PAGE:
5 Key Elements for Testing Your Landing Page
You have a landing page focused on generating leads for your business. You have defined its objectives and set targets to be achieved. What happens when you discover that your landing page is not performing as per expectations? Your first instinct is to find out what's wrong and try to fix it. But how do you figure out what's working and what's not? You might be thinking that your headline isn't catchy enough but the real problem might lie somewhere else!
Landing pages are web pages that allow marketers to capture information about visitors and help create a simple pathway of conversion; from a visitor to a lead or a customer. Creating a landing page is the easiest way to target your audience, offer them something valuable, and convert a higher percentage into leads. We already spoke about some conversion tips for mobile landing pages. Now, to make your life simpler, here's a list of 5 key criteria that you must test to make sure that your landing page does well and delivers outstanding results.
1. Value Proposition
Defining a value proposition is like personifying your offer. Your product is no longer a set of tools, it exists to serve a purpose for your potential customer. Your landing page must convey this unique purpose of your product/service to your potential buyer in clear and simple words. Evernote defines its unique offering with "Remember Everything" instead of describing the product as a note-taking and archiving software.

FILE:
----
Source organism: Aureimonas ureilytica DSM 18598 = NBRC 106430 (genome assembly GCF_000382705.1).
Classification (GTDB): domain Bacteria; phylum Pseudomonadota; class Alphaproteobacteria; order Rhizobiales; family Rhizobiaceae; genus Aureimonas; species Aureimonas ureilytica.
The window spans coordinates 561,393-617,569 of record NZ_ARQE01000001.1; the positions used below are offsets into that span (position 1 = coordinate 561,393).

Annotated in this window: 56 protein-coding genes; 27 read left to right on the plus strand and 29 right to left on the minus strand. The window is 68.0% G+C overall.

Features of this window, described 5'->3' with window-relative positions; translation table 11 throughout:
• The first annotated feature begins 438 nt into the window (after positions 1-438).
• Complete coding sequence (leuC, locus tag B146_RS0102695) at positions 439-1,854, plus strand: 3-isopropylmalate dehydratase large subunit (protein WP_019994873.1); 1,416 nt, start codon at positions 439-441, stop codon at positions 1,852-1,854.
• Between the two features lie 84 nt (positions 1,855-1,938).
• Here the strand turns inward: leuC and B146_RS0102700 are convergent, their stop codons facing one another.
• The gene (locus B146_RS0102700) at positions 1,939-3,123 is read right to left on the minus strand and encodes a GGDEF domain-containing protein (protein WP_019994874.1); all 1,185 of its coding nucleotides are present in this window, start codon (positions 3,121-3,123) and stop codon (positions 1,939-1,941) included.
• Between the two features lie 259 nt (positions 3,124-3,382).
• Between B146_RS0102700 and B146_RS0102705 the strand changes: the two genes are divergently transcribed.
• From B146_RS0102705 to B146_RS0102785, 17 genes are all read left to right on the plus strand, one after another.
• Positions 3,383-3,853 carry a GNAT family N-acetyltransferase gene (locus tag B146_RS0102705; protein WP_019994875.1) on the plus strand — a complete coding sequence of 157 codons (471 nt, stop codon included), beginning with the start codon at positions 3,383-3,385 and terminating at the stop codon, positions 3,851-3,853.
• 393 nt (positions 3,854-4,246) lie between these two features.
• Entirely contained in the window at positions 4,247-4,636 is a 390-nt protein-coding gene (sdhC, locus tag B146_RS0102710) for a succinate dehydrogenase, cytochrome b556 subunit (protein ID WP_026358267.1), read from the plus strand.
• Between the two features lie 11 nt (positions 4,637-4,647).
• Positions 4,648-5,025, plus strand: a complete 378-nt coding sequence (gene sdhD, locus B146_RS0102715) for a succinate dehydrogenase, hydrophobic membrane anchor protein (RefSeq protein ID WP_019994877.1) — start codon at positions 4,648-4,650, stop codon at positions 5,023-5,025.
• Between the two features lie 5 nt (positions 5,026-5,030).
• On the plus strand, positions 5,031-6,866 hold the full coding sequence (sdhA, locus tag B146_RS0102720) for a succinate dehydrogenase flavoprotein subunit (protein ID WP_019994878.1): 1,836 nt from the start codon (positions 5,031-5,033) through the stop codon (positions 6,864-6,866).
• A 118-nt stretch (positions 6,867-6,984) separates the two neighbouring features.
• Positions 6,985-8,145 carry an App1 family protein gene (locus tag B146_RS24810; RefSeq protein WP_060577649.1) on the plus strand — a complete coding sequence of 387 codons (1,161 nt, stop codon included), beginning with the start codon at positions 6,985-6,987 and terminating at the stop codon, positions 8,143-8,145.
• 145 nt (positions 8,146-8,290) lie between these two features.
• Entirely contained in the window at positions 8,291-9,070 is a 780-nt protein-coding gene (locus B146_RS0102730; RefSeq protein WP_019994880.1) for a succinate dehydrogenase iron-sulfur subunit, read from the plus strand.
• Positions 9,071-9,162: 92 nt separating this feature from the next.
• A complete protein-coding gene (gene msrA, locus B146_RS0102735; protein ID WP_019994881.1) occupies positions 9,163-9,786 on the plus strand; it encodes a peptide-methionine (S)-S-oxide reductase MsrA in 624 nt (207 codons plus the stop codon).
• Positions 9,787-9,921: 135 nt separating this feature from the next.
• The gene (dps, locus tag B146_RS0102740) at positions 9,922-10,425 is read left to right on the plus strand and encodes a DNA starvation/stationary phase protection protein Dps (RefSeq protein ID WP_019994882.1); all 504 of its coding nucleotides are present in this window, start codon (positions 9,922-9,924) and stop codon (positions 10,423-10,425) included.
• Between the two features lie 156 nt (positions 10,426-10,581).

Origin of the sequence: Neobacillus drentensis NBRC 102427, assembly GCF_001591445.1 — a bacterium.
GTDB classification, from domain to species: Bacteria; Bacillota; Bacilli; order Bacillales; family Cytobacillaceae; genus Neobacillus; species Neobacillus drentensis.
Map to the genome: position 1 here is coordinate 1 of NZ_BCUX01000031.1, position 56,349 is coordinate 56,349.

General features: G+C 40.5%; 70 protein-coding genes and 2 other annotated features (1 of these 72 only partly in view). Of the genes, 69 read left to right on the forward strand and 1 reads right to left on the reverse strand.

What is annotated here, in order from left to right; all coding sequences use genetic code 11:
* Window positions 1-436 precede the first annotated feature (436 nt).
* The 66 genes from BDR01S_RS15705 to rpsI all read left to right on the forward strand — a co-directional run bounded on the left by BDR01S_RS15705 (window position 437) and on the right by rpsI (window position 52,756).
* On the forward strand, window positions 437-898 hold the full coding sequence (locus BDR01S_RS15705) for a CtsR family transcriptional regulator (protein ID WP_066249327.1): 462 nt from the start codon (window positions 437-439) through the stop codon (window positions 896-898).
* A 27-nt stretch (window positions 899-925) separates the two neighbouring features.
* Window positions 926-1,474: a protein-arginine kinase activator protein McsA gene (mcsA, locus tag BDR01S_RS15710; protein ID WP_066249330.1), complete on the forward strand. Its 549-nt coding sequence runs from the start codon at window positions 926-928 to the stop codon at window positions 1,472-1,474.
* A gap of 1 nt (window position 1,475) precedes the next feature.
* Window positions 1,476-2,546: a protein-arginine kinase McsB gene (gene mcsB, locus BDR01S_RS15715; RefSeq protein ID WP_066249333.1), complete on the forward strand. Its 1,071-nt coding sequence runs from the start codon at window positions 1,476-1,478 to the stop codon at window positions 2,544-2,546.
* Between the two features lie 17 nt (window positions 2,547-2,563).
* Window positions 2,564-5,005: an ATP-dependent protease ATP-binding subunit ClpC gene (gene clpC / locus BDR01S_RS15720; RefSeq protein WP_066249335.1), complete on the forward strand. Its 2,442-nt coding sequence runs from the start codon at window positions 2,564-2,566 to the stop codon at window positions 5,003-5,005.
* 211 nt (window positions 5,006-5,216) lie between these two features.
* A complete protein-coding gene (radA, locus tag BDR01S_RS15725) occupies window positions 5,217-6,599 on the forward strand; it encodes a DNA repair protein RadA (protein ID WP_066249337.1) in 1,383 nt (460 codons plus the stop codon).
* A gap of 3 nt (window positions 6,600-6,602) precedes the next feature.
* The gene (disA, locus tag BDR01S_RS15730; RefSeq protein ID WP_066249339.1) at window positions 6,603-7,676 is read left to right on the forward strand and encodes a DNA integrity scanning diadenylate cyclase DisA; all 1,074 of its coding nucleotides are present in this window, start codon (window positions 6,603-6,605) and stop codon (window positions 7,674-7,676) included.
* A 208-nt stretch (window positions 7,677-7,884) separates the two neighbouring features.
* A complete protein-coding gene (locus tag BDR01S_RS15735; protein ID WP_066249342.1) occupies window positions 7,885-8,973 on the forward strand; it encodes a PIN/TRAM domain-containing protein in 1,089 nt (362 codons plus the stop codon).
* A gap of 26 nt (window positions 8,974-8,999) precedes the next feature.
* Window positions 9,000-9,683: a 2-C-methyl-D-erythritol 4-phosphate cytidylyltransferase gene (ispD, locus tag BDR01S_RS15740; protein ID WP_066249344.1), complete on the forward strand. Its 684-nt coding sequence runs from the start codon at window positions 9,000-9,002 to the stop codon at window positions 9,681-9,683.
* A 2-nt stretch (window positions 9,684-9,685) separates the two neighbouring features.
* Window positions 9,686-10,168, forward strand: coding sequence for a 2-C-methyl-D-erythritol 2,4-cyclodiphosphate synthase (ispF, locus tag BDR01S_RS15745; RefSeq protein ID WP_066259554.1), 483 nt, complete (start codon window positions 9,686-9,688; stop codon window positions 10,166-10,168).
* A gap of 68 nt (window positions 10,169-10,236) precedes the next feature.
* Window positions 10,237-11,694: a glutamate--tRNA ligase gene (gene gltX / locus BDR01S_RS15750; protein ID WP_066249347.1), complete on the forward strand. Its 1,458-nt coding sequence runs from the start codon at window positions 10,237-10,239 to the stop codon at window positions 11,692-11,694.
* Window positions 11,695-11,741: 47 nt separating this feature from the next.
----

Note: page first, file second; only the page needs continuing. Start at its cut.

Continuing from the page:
The headline of your landing page is the key to getting visitor's attention. A bold, catchy and relevant headline will keep your visitors hooked to the landing page. In addition to keeping it short and simple, you should focus on the primary benefit and say it clearly. More often than not, your online visitors are looking for a solution to their specific problem. Hence, the better your headline addresses their problem, the more likely they are going to stick around on your landing page. Here's how Movexa increased sales by 89.97% by making their landing page headline more specific.
2. Short Form Vs Long Form
Do you often ask yourself whether your landing page is too long or not long enough? Well, there exists no universally applicable answer to your question. According to a study conducted at Brown University there are two kinds of consumers: one who are driven towards buying a product when they know more about it and others who are less willing to buy when confronted with additional details. Typically, for a complex product, your potential customers would require detailed information about the product before they make the final decision. Here's an example of how a company generated 63% more conversions by using a long form landing page for their PPC campaign.
In this other example, however, using a short form landing page resulted in 103% boost in conversions for Highrise.
To clear the dilemma, try testing segments of your audience for different forms of landing pages. For example, social media referrals to your website are more likely to respond well to a short and catchy landing page than a long one. In case you have behavioral data for your existing audience, you can also design shorter landing pages for visitors who spend less time on your site.
3. Social Proof
According to a study by Google on consumers, Zero Moment of Truth (ZMOT), 70% of Americans admit that they look at product reviews before making a purchase. Well, doesn't that seem logical? How else would you assure yourself of the product quality if you are making a purchase online? This process of instilling trust among buyers is what we call social proof. If your customers are happy with your products and services, why not let them become your brand ambassadors? See how Betfair saw a 7% uplift in CTR by adding social proof to their landing page.